West Texas ranchers keeping herds healthy with ‘Fitbits for cows’
MULESHOE, Texas (KCBD) - Heat detector devices are starting to be used by more farmers in West Texas. Many call these ear tags and collars, “Fitbits” for cows.
“Essentially just like our Apple watches or Fitbits, they just track the movements of the animal,” senior director of operations at Micro Technologies in Amarillo, Marcus Dorsey, said. “They can tell the difference of the intensity of the movement, so it’s whether they’re walking or running, and things of that kind.”
Dorsey says right now, these gadgets are very useful because of the struggles dairy farmers are facing - including labor shortages, inflation, and supply chain issues.
“They’re needing to use technology to help them be on a cutting edge, to make sure they’re staying ahead and being able to provide wholesome and a good product for the consumers,” Dorsey said.
For the past nine years, the owner of Prairie View Dairy in Muleshoe, James Hancock, has been using the “Fitbit” collars. Now, he can prevent his whole herd from getting sick.
“We’re now able to identify with the collars about five days in advance from where you can see a clinical sign of the disease,” Hancock said. “We can catch them about five days early.”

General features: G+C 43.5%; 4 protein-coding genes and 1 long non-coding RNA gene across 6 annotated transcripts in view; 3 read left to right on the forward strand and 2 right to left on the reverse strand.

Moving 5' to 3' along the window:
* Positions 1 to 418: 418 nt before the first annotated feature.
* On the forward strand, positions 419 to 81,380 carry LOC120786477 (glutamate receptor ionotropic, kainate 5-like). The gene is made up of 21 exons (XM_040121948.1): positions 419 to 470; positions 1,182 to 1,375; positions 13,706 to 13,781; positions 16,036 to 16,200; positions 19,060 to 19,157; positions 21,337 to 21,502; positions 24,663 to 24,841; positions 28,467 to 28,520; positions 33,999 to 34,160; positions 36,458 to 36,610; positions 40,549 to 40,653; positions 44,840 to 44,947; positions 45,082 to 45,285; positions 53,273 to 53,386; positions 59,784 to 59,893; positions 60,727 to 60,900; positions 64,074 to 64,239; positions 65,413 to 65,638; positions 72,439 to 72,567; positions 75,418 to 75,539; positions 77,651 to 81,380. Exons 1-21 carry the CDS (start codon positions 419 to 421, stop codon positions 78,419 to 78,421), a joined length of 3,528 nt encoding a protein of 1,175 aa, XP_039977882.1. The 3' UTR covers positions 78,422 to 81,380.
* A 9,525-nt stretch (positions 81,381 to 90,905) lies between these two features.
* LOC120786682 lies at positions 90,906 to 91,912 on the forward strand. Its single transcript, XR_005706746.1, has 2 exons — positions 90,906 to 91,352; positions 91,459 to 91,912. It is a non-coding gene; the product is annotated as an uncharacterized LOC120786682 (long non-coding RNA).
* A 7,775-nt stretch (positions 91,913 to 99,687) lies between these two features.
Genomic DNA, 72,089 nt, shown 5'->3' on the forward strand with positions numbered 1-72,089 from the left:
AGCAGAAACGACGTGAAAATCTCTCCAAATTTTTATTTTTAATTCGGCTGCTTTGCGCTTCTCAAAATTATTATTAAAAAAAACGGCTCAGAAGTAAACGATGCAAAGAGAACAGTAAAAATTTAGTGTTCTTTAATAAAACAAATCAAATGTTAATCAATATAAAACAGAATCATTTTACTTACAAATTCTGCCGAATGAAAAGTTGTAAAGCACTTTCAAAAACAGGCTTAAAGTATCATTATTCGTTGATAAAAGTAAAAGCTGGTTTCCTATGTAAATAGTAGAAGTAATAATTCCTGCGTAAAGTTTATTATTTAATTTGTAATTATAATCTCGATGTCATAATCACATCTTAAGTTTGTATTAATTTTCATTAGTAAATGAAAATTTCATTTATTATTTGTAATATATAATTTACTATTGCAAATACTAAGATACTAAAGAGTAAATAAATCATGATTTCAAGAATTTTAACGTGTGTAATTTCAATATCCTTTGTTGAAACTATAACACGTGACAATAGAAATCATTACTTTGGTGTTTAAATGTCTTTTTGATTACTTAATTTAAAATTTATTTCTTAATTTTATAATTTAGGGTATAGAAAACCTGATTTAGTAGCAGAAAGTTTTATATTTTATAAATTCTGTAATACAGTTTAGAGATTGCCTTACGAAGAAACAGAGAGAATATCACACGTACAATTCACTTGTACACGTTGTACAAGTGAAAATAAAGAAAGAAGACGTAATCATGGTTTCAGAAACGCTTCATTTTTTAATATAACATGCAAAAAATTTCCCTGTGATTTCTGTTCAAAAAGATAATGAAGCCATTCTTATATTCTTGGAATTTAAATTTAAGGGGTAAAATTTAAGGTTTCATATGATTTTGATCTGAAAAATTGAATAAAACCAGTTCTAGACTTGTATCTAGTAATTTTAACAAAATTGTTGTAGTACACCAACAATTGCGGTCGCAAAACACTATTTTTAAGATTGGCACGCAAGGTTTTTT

Hancock says this technology can be costly, but it saves money down the road. He can treat his cows for diseases before they need expensive injections and more efficiently breed cows.
“It was worth it,” Hancock said. “It saved us enough money in other areas on the dairy that we actually managed to pay for that system within the first year and a half of putting them on.”
And healthier cows can produce more milk.
“Every cow that is treated properly actually increases in the amount of milk she gives,” Hancock said. “So, the better we treat the animals, the more milk we gain.”
Hancock can look at all of this data on his computer.
“On the collar system, it comes up and it ties into our milk meters in our barn, and it ties into each individual cow’s records. It does all that so we can track everything that the cows doing all the time, and put all that data together to see the rises and falls in their health,” Hancock said.
He says it feels like he is standing right next to the cow all day long, and can determine exactly what that cow needs.
Employees at Prairie View Dairy use the app on their phone. If they see a cow that doesn’t look well, they can look at the app to see how it’s doing.
Hancock says the device’s battery life can last up to nine years. He is just now trading out his old collars for new ones, but is sticking to the same system because it worked.
Dorsey says Micro Technologies first brought them to the Panhandle 15 years ago. Over time, the devices have changed a lot from just heat detection, to being able to tell how the cow is doing by how much it is eating, and more.
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